Inequality Snowballing

29 Pages Posted: 12 Feb 2019

See all articles by Zachary D. Liscow

Zachary D. Liscow

Yale University - Law School

Daniel Giraldo Paez

Yale University, Law School, Students

Date Written: January 24, 2019


The underpinning of economic analysis of the law has long been the goal of efficiency. This Article shows how efficient legal rules can sow the seeds of their own vicious cycles: repeated application over time of statically efficient legal rules can lead to rules that become increasingly adverse to the poor, which the Article calls "snowballing." Snowballing can occur where efficient legal rules distribute more legal entitlements to the rich than to the poor. That disproportionate allocation can then make subsequent application of the legal rule allocate a yet more disproportionate amount to the rich than the poor, since efficiency is based on willingness to pay, and greater income tends to increase willingness to pay. The Article raises the intriguing prospect that this foundational tenet of economics in the law could be an important contributing factor to increasing income inequality.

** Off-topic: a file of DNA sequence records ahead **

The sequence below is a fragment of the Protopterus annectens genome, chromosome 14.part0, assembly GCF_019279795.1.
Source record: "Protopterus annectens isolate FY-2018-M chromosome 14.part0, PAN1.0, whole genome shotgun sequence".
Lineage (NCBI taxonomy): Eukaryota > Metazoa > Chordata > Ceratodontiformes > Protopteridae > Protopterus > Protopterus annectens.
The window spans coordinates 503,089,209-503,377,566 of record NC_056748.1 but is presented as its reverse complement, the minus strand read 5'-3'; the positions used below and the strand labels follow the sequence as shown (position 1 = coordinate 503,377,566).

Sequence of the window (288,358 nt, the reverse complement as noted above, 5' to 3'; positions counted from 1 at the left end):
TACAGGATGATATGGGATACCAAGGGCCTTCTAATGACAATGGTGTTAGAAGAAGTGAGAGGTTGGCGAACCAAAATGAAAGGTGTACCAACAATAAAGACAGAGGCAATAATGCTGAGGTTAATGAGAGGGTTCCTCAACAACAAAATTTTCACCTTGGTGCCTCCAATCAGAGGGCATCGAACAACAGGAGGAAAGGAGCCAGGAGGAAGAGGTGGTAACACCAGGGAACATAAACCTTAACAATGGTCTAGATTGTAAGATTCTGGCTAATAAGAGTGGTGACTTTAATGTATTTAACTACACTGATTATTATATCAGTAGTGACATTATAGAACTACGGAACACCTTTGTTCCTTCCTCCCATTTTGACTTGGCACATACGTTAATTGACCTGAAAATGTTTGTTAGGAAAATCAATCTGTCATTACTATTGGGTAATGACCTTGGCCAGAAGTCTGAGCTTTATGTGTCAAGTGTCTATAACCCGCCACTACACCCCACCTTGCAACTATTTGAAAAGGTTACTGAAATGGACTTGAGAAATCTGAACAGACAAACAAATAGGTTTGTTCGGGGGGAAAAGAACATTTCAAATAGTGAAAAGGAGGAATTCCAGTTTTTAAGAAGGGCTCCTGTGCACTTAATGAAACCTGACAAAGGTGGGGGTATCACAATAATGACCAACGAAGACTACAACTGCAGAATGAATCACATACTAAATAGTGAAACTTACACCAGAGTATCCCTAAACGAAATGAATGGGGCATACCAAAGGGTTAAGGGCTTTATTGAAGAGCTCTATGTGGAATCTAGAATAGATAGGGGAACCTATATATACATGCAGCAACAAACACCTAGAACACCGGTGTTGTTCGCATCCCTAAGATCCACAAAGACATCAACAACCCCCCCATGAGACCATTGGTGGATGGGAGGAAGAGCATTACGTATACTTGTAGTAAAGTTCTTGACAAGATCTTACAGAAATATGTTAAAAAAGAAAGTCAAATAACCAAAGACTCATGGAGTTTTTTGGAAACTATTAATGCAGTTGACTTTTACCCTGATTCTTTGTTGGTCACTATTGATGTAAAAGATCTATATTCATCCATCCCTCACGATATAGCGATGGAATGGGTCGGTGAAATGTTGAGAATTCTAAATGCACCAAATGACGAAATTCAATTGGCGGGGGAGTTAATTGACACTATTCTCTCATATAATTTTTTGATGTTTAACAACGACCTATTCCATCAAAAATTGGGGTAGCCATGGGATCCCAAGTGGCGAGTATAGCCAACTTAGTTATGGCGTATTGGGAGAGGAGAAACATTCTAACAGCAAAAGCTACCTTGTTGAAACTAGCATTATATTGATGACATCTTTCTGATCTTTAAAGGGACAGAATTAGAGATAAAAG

Keywords: economic inequality; torts; dynamics; efficiency

Suggested Citation

Liscow, Zachary D. and Giraldo Paez, Daniel, Inequality Snowballing (January 24, 2019). Available at SSRN: or

Zachary D. Liscow (Contact Author)

Yale University - Law School ( email )

127 Wall St.
New Haven, CT 06511
United States

Daniel Giraldo Paez

Yale University, Law School, Students ( email )

127 Wall Street
New Haven, CT 06511
United States

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